Hayes Valley: A San Francisco Neighborhood for Kids

Looking for place to visit for a lovely afternoon with minimal planning involved? Hayes Valley may be the perfect destination. It’s a tiny yet welcoming neighborhood bursting with tempting restaurants and indie shops, but best of all, it has plenty of spots to satisfy your kid’s desires.

When to go: Anytime, but it’s probably best to avoid raindrop showers as you’ll be outside.

How to get there: Hayes Valley neighborhood lies between Civic Center and Alamo Square. This section of Hayes Street runs between Franklin and Webster Streets. Metered parking is available along Hayes and also on Gough and Laguna Streets. Remember to bring plenty of coins for the meter.

What to wear: It’s best to wear layers and add or subtract them as necessary depending on the fog and sunshine.

What to bring: Although gloriously beautiful, Hayes Valley has few trees and thus little opportunity for shade, so be sure and bring sunscreen and hats. You’ll probably need a stroller in case you feel the urge to stroll along Hayes Street.

Where to eat: Consider getting picnic supplies from one of the take–out restaurants on Hayes Street (Arlequin to Go or La Boulange) and a quick pick-me-up at Blue Bottle Coffee to dine al fresco in the park. If you’d rather be seated in a comfortable restaurant that will cater to your kids with crayons, a kids menu, and bathrooms, Stacks is a safe bet. For the more adventurous, you might try Samovar Tea Lounge (the bottomless Russian tea will lift your spirits and your children will inhale the heavenly ginger quinoa waffles or fruit and cheese platter) or Straw for carnival fare (open for brunch on weekends with vegetarian, vegan, and gluten-free menu options) guaranteed to charm young and old.

For dessert: If you’ve ever hand-cranked homemade ice cream, you’ll remember how much your arm ached afterwards. The owners of Smitten Ice Cream have invented a machine that runs on liquid nitrogen and will produce fabulously smooth ice cream in a mere 60 seconds. Your kids will be astonished to watch “Kelvin” smoking in action while you wait. With flavors like fresh mint, carrot cake, and TCHO chocolate chip, this tricked-out kiosk certainly lives up to its name. They also offer handmade pizzelle cones and ice cream sandwiches (until they run out). Check out the website for a list of daily flavors and a short and sweet video about how they make their crazy delicious ice cream.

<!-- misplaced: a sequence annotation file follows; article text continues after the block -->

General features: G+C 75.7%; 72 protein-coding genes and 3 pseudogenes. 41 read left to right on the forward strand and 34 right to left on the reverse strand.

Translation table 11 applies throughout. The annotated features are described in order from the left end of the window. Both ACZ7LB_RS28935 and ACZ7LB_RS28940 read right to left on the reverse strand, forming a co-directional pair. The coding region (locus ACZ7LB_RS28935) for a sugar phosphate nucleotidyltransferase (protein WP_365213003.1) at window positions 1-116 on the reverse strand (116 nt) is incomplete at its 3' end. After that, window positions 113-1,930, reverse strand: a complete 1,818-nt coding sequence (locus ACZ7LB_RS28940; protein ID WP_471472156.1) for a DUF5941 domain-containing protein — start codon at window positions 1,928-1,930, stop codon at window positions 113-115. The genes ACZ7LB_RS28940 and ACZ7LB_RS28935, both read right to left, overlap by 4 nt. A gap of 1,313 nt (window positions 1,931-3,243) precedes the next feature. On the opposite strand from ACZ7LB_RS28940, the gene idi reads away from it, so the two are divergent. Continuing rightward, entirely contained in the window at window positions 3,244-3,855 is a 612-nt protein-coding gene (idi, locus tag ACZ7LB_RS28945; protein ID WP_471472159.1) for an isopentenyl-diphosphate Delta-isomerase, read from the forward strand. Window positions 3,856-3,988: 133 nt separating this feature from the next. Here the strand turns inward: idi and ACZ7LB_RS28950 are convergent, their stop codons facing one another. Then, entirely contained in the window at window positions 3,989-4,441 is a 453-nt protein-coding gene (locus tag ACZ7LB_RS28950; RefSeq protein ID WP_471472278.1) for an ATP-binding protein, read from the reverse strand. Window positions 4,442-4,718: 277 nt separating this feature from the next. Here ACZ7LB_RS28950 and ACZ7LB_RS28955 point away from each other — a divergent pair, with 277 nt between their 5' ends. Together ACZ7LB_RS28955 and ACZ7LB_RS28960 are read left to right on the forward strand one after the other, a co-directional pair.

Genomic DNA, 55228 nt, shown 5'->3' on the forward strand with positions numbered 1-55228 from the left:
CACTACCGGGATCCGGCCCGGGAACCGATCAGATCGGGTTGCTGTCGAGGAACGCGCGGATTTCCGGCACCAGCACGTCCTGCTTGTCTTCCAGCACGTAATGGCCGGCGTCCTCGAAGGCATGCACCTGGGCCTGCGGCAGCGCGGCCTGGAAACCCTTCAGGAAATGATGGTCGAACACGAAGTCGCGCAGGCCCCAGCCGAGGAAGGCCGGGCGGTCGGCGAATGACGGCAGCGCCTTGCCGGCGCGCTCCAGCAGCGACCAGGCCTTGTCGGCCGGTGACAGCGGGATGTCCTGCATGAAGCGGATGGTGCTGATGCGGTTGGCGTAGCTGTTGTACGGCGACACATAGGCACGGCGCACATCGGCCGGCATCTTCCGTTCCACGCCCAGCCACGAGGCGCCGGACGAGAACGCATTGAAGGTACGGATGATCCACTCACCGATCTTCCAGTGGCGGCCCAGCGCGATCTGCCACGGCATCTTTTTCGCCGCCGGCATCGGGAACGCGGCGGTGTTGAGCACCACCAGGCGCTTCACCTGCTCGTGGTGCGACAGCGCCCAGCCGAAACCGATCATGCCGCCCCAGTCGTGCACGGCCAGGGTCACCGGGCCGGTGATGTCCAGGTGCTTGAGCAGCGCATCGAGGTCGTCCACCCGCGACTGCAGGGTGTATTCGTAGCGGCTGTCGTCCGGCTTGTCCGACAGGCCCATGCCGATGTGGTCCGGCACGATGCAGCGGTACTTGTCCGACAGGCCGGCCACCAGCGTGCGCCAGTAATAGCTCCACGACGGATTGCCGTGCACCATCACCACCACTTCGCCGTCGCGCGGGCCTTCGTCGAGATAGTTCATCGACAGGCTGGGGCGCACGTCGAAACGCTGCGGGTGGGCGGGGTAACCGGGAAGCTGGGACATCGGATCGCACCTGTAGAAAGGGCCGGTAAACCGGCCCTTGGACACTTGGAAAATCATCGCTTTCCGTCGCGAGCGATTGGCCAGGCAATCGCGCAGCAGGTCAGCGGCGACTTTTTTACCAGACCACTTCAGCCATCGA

What to do: Patricia’s Green, named for activist Patricia Walkup who founded the Hayes Valley Neighborhood Association, is a super-fun playground /lunch spot/green space for kids to explore to their hearts’ content. It’s equipped with a gigantic roped tower large enough for adults to mount too or hang cradled in the arms of one of the hammocks. Overshadowing the climbing structure is a giant woman made of metal links staring up at the sky. Mother Earth? Could be. Her curious presence somehow exudes a sheltering calm. A great community effort like Patricia’s Green is hard to beat as an inviting place to stop for an hour or so while your children roam around.

Another great activity is visiting the boutique shops. There are far too many trendy specialty shops and art galleries to list here and frankly who really wants to drag cherished cargo from shop to shop ‘til they drop, but here are two you might want to browse while you’re in the neighborhood. Fiddlesticks offers a blend of modern and classic upscale children’s clothing (Tea Collection), shoes (Livie and Luca), accessories and toys. Lili Merveille, “a unique French gift shop,” specializes in babies and kids’ clothes and also jewels and candies.

Other neighborhood attractions: Hayes Valley Farm is an urban garden located at the corner of Fell and Laguna where the freeway collapsed during the Loma Prieta earthquake. The neighborhood banded together to preserve the land to create this little green oasis in the center of the city. Volunteer days are Sundays, Wednesdays, and Thursdays from 12:00 pm – 5:00 pm. If you go on a volunteer day, wear clothes you don’t mind getting dirty and sturdy shoes and bring a water bottle and a snack. Check their website for upcoming events and current information. For more on youth programs, see their list of group visits, service learning, scholarships and family days.

Seesaw Studio has a lovely Scandinavian play space for children to learn and play. The studio offers a wide range of classes from everything from toddler development and playgroups for Baby & Me to baby sign language. For a full list of classes and workshops, check their website (Note, they are no longer open for drop-in play).

More info: hayesvalley.com

– Nicki Richesin